A federal judge in Atlanta decided Friday to let a jury determine whether the banning of yoga in a Cobb County school advanced the cause of Christianity.
Three years ago, in the face of a parental uproar, the county school board transferred assistant principal Bonnie Cole from the school where she and other teachers had introduced yoga as a calming technique. She claims it was a capitulation to parents whose objection was based on religion and that it undermined her career and lengthened her commute since her new school was farther from her home.
The district says religion was not the motive and that officials were merely trying to settle a riotous situation that had undermined schooling. Parents had been protesting, even laying hands on Cole’s office window and praying. They also emailed Superintendent Chris Ragsdale and a school board member about their religious concerns.
The case involves the essential American question of the separation of church and state, and the ways in which government officials might breach it. It also touches on a national controversy over the imported practice of yoga, which some see as secular but others feel is religious.
Yoga is inseparable from its Hindu and Buddhist roots, Albert Mohler, president of the Southern Baptist Theological Seminary, told The Atlanta Journal-Constitution in 2017. If it calms the mind, then it has a spiritual effect, he said. “If it’s spiritual, then it is religious.” Religious scholars say it’s an unsettled topic academically.
The case is occurring in a county with a history of controversy over religion in schools. In 2002, the district put a sticker on science textbooks that said evolution is “a theory, not a fact” and encouraged students to read with an open mind, “critically considered.”
Even so, the district’s lawyer, Charles Bachman, Jr., argued Friday in U.S. District Court that there is no evidence that Ragsdale, the school board or any officials were motivated by the religious nature of the parent opposition when they ended the practice of yoga at Bullard Elementary School and transferred Cole to another school.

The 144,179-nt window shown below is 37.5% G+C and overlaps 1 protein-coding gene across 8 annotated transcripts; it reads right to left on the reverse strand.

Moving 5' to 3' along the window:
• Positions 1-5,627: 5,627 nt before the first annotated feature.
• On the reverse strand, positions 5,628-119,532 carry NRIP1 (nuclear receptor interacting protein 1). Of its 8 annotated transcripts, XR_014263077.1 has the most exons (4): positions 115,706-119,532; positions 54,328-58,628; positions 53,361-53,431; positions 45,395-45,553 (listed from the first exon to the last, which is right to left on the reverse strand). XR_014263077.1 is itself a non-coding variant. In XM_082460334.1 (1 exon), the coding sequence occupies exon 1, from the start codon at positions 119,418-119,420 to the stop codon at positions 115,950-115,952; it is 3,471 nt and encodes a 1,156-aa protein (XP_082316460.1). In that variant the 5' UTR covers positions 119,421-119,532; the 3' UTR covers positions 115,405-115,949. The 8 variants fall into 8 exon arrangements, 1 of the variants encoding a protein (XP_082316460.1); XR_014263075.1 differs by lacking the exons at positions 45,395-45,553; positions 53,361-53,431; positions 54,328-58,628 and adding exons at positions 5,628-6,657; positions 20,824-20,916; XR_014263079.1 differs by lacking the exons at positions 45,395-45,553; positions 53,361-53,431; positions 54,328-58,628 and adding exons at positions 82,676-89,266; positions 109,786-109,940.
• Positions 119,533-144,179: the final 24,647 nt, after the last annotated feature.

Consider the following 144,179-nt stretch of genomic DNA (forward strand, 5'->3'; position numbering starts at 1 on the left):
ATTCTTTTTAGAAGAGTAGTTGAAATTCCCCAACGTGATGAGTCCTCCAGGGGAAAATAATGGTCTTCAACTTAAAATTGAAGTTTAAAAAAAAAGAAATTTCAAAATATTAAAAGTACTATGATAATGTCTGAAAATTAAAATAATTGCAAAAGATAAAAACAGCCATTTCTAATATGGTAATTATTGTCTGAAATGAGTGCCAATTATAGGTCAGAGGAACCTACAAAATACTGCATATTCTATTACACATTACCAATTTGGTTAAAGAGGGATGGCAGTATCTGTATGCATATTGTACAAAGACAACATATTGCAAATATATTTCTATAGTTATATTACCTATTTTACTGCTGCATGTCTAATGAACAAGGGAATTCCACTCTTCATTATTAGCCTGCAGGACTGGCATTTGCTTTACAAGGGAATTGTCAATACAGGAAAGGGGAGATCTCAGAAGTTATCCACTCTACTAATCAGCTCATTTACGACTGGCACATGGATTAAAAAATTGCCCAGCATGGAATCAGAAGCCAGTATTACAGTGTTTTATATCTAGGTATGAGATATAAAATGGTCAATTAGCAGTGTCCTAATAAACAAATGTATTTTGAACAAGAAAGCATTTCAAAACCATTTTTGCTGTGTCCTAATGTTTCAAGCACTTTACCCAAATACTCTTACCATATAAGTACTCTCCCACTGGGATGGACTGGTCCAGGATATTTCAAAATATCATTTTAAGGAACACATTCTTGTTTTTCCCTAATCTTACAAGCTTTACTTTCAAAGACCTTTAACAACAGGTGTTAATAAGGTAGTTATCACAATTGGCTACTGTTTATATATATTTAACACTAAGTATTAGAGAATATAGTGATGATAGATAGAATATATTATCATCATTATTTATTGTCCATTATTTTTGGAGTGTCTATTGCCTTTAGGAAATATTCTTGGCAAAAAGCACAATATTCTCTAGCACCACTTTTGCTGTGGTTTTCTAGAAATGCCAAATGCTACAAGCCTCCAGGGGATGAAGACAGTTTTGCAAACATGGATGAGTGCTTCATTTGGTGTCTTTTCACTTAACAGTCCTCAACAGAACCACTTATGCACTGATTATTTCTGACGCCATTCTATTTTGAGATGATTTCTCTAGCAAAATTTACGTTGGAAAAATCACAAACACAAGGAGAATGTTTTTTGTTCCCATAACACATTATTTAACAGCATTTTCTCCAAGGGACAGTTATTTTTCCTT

They were merely trying to restore order, Bachman said. “There was such a disruption that Ms. Cole could no longer operate.”
Neither side of this dispute is saying yoga is religious. Indeed, Cole says she’s a Christian.
But her lawyer, Edward Buckley, argued that the school board’s decision not to back her was in effect advancing a religious cause, by denying all children in the school access to yoga.
Because it was a religious controversy, school officials were obligated to support her or at least to remain neutral, he said. “It was upsetting to Ms. Cole because she wanted the school board to defend her.”
She wants damages, including back pay, lost benefits and legal fees and costs.
Judge William “Billy” Ray, II, said he thought Cole’s legal case was a “marginal” one, but he sided against Cobb, which had asked for dismissal. He said a jury must decide whether religion motivated the school officials’ actions or whether their decision against yoga advanced a Christian cause. A trial could begin by fall.
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